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What is That … a Frog or a Toad?

The Millstone,
Carolyn and Bruce Waddell,
April 9 2016

The laughing of the loon, the buzzing of the insects, and the singing of the frogs are all sounds that evoke the cottage. As complex as an orchestra, the sounds of nature serenade us at dawn and in the evening. This includes the croaking, rebitting, and pipping of various frogs and toads. But which frogs? Which toads?

One welcome harbinger of spring is the singing of the spring peeper which is a tree frog found at White Lake. Who does not love the sound of this frog as it heralds spring? Have you heard it yet? Because its weight must be carried by the branches of its home, a tree frog is tiny. The spring peeper we know and love measures only 3.8 centimetres in length and weighs less than 5 grams. Although for years we listened to spring peepers announce the end of winter, neither of us had ever seen one, until late one afternoon last summer as we drove into the cottage lane, and something fell from above … splat … onto the car windshield. It was a strange-looking beast, a small frog with a pointed snout and an X on its back. What is that? Quickly, Bruce grabbed the camera and jumped from the car, while I held up a copy of The Humm to provide background. He snapped a few pictures. The frog was stunned, but apparently not harmed. It was easy to identify as a spring peeper, and we were thrilled … a new animal!

One of our favourite frogs of childhood is the northern leopard frog. We have them in abundance at White Lake. This frog averages five centimetres in length. Just like Great Aunt Carolyn did as a child, Hannah Grace and her cousins love to catch young northern leopard frogs on the cottage lawn. Possibly, the northern leopard frog is the first introduction of our family’s children to wildlife, up close and personal. We teach the children to observe, be gentle, and return the frog to the tall grasses where no one walks.

Now that we photograph every beastie that crosses our paths, we have come to identify and know two additional frogs, the green frog and the wood frog. Weighing up to 85 grams with a top length of 10 centimetres, the green frog is large with distinct eardrums and two prominent folds of skin that run partly down the back. It may be green, bronze, brown, or a combination of colours, but typically is green on the upper lip.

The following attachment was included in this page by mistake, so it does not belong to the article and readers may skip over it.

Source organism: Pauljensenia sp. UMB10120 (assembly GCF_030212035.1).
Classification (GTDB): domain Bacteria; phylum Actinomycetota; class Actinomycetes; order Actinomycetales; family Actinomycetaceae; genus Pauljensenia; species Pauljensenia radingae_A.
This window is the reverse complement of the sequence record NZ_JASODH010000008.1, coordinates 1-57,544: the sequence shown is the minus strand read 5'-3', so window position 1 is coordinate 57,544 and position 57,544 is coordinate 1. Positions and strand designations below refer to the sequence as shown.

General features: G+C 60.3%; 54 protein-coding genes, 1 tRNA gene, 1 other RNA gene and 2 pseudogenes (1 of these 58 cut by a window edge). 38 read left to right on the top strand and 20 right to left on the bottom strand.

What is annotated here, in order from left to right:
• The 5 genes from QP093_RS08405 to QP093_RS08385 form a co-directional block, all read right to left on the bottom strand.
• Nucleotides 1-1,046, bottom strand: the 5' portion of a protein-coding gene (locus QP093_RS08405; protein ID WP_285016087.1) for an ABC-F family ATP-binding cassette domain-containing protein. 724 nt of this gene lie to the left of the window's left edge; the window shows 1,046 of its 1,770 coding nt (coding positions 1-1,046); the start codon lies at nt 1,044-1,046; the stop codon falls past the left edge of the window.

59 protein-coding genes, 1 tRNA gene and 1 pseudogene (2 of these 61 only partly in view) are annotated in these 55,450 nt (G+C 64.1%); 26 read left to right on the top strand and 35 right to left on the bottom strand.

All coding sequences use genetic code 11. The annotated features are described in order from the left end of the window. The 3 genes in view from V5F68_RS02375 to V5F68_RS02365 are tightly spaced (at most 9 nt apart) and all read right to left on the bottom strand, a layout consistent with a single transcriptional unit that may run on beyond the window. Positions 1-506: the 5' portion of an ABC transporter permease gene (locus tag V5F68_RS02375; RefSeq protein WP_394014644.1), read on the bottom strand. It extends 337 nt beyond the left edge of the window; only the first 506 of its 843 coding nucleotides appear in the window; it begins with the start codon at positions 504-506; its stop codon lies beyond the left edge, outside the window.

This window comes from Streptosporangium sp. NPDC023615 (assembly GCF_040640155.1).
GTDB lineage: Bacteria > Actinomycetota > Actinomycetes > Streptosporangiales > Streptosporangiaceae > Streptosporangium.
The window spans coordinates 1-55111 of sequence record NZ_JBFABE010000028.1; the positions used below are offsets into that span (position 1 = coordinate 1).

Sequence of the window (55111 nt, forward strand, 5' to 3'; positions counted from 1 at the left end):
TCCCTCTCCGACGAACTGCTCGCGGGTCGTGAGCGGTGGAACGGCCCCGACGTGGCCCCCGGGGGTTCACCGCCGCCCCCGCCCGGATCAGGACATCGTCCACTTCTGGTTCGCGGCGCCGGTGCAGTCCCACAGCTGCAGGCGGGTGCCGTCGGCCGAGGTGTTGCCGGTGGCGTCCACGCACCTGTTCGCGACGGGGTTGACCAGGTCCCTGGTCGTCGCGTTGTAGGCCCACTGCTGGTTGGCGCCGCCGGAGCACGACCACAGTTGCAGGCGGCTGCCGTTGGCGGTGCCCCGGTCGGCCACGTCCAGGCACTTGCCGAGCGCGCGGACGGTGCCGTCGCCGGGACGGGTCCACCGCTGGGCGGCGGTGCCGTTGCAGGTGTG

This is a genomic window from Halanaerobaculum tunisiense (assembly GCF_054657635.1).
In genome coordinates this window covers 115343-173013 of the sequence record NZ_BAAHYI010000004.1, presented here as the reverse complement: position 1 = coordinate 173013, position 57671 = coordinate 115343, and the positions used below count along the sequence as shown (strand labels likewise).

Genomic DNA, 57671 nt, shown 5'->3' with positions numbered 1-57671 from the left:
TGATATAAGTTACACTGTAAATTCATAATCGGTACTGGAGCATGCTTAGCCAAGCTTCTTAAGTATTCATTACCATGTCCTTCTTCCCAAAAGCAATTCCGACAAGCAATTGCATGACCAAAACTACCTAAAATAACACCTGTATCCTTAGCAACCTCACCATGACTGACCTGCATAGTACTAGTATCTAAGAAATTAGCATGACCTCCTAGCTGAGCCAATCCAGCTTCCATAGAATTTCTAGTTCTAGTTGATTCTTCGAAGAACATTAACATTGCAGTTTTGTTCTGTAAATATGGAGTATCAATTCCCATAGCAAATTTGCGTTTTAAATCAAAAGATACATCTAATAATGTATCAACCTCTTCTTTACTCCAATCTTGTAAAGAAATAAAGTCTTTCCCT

The fourth frog we have learned to identify at White Lake is the wood frog which may be reddish, tan or dark brown, its most distinctive field mark being a dark mask which you will always see under and behind the eyes. Wood frogs average five to seven centimetres in length. All four frogs eat all sorts of insects including flies, crickets, spiders, beetles, and grasshoppers. In turn, the frog is eaten by snakes, turtles and birds.

We have been able to identify and photograph one species of toad at the cottage, the American toad which can grow to be 7.5 centimetres in length and weigh up to 38 grams. It is a squat toad with brown, reddish or olive skin and dark blotches containing one or two spots or “warts” of various colours. People cannot get warts from touching toads. In fact, the bumps on the skin of toads are not warts at all. The “warts” on toads are one of nature’s fascinating approaches to camouflage. We do not have a problem with our great nieces and great nephews catching toads to learn more about the wildlife around them. In this picture Angie is teaching the children to be gentle, respectful and unafraid.

Frogs and toads are closely related amphibians. In general, frogs tend to be moist and smooth, while toads are dry and bumpy. Frogs prefer moist environments while toads prefer dry. Both frogs and toads lay their eggs in water where they spend the tadpole phase of their lives before metamorphosing into adults. The toad’s diet is similar to that of frogs with the exception that frogs are more likely to eat wee fishes. We love listening to the sounds of both frogs and toads. We like the Trent University site which provides sound clips of all the frogs and toads we know to be at White Lake. https://www.trentu.ca/biology/berrill/frog_calls/Frog_calls.htm

For information about frogs and toads we often refer to Ontario Nature’s site:
http://www.ontarionature.org/protect/species/reptiles_and_amphibians/#frogs
We also use: The ROM Field Guide to Amphibians and Reptiles of Ontario.

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